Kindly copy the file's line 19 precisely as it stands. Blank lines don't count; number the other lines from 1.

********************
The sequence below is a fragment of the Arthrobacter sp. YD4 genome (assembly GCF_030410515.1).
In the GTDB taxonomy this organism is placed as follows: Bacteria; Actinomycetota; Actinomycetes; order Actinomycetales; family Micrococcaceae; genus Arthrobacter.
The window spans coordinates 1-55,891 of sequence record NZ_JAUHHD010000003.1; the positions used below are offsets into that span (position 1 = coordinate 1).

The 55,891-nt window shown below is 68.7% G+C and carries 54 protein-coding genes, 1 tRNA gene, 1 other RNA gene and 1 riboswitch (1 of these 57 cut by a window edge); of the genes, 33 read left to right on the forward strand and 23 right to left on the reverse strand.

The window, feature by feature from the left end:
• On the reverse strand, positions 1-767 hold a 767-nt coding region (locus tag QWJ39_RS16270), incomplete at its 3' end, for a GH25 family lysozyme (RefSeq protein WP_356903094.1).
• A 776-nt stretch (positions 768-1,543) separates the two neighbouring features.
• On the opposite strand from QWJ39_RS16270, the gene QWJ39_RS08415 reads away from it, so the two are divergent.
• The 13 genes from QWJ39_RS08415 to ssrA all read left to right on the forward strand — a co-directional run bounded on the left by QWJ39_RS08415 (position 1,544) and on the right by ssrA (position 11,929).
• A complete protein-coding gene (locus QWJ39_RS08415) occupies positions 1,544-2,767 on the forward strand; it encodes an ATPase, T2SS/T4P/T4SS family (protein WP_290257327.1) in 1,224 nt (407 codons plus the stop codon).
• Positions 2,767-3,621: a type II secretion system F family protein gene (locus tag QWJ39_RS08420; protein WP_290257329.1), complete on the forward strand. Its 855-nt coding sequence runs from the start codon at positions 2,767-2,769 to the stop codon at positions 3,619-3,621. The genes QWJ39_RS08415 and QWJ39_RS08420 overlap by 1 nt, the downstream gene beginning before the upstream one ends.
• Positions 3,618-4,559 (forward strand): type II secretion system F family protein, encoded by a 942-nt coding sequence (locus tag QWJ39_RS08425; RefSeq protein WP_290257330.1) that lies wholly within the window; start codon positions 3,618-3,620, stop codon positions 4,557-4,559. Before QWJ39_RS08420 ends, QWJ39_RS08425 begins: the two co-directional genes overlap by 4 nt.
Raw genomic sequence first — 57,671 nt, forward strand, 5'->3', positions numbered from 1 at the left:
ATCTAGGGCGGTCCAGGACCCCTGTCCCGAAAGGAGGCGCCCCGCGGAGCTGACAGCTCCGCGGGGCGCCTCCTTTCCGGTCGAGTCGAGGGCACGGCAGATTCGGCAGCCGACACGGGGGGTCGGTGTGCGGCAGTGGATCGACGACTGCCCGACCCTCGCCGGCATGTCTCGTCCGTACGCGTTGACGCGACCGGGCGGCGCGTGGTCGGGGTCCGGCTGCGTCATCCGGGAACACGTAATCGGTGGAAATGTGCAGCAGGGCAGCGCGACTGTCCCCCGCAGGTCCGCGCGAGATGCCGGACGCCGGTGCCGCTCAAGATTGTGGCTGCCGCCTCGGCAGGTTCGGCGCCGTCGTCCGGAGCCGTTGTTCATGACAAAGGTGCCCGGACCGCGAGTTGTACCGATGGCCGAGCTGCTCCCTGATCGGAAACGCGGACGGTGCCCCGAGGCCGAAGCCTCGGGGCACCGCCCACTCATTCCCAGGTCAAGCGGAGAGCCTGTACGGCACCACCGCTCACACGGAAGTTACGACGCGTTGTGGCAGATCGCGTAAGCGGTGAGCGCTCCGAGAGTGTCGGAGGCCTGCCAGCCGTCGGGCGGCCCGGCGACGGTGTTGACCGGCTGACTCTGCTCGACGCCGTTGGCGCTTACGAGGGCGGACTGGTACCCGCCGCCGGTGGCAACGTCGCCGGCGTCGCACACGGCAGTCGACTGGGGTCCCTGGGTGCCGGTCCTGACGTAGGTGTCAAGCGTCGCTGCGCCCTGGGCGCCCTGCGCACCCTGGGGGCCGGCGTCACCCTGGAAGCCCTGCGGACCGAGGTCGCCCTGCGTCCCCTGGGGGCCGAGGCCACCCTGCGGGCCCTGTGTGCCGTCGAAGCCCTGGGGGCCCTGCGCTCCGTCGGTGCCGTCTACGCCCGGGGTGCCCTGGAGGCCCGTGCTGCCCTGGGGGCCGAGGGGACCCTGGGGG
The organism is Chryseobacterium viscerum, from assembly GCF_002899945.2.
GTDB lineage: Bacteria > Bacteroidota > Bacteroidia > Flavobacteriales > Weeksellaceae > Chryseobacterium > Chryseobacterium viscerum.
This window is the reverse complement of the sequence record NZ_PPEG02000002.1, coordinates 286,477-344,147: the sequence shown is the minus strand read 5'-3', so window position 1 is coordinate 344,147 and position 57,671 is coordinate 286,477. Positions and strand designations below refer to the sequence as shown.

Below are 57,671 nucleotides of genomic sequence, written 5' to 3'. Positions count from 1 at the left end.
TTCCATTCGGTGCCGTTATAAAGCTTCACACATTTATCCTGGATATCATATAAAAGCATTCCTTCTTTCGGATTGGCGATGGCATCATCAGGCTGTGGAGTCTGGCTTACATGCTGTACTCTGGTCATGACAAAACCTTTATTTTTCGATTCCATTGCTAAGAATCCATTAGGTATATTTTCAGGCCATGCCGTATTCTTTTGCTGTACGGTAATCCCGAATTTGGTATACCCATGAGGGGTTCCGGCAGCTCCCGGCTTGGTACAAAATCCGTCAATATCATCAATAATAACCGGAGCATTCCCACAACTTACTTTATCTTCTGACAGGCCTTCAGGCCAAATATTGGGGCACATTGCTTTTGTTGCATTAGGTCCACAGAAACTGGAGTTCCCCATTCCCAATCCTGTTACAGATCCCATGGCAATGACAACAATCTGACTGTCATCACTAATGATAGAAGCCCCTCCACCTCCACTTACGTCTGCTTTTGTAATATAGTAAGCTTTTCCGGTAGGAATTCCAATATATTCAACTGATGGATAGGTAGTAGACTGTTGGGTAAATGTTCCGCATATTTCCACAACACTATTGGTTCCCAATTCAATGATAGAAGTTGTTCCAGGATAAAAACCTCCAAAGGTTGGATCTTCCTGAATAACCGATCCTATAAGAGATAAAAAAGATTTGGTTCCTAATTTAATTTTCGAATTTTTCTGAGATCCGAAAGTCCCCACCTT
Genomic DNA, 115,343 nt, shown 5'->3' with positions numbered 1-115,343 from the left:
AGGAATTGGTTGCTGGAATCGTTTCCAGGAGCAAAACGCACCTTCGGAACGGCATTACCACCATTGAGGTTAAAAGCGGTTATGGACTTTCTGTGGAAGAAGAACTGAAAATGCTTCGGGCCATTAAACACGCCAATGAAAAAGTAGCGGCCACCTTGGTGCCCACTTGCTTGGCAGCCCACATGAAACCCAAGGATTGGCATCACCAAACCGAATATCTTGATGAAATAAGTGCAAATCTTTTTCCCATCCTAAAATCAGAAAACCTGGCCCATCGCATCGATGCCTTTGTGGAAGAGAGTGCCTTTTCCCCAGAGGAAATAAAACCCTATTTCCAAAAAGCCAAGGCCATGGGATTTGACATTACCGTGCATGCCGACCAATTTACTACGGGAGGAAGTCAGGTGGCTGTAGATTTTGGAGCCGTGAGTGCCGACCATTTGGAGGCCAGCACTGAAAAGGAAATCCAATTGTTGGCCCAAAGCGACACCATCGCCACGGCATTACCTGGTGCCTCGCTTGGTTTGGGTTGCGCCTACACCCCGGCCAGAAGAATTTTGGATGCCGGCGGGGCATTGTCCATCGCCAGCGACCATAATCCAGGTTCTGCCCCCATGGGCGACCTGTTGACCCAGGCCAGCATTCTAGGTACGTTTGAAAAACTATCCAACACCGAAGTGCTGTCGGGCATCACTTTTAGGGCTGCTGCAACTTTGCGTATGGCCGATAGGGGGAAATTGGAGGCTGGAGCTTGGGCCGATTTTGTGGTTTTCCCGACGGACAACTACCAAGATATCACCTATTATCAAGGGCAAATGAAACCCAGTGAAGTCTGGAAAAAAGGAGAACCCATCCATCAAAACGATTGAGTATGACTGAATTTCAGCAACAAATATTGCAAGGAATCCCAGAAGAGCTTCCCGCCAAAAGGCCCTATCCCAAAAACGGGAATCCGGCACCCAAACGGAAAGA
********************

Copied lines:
TTCCATTCGGTGCCGTTATAAAGCTTCACACATTTATCCTGGATATCATATAAAAGCATTCCTTCTTTCGGATTGGCGATGGCATCATCAGGCTGTGGAGTCTGGCTTACATGCTGTACTCTGGTCATGACAAAACCTTTATTTTTCGATTCCATTGCTAAGAATCCATTAGGTATATTTTCAGGCCATGCCGTATTCTTTTGCTGTACGGTAATCCCGAATTTGGTATACCCATGAGGGGTTCCGGCAGCTCCCGGCTTGGTACAAAATCCGTCAATATCATCAATAATAACCGGAGCATTCCCACAACTTACTTTATCTTCTGACAGGCCTTCAGGCCAAATATTGGGGCACATTGCTTTTGTTGCATTAGGTCCACAGAAACTGGAGTTCCCCATTCCCAATCCTGTTACAGATCCCATGGCAATGACAACAATCTGACTGTCATCACTAATGATAGAAGCCCCTCCACCTCCACTTACGTCTGCTTTTGTAATATAGTAAGCTTTTCCGGTAGGAATTCCAATATATTCAACTGATGGATAGGTAGTAGACTGTTGGGTAAATGTTCCGCATATTTCCACAACACTATTGGTTCCCAATTCAATGATAGAAGTTGTTCCAGGATAAAAACCTCCAAAGGTTGGATCTTCCTGAATAACCGATCCTATAAGAGATAAAAAAGATTTGGTTCCTAATTTAATTTTCGAATTTTTCTGAGATCCGAAAGTCCCCACCTT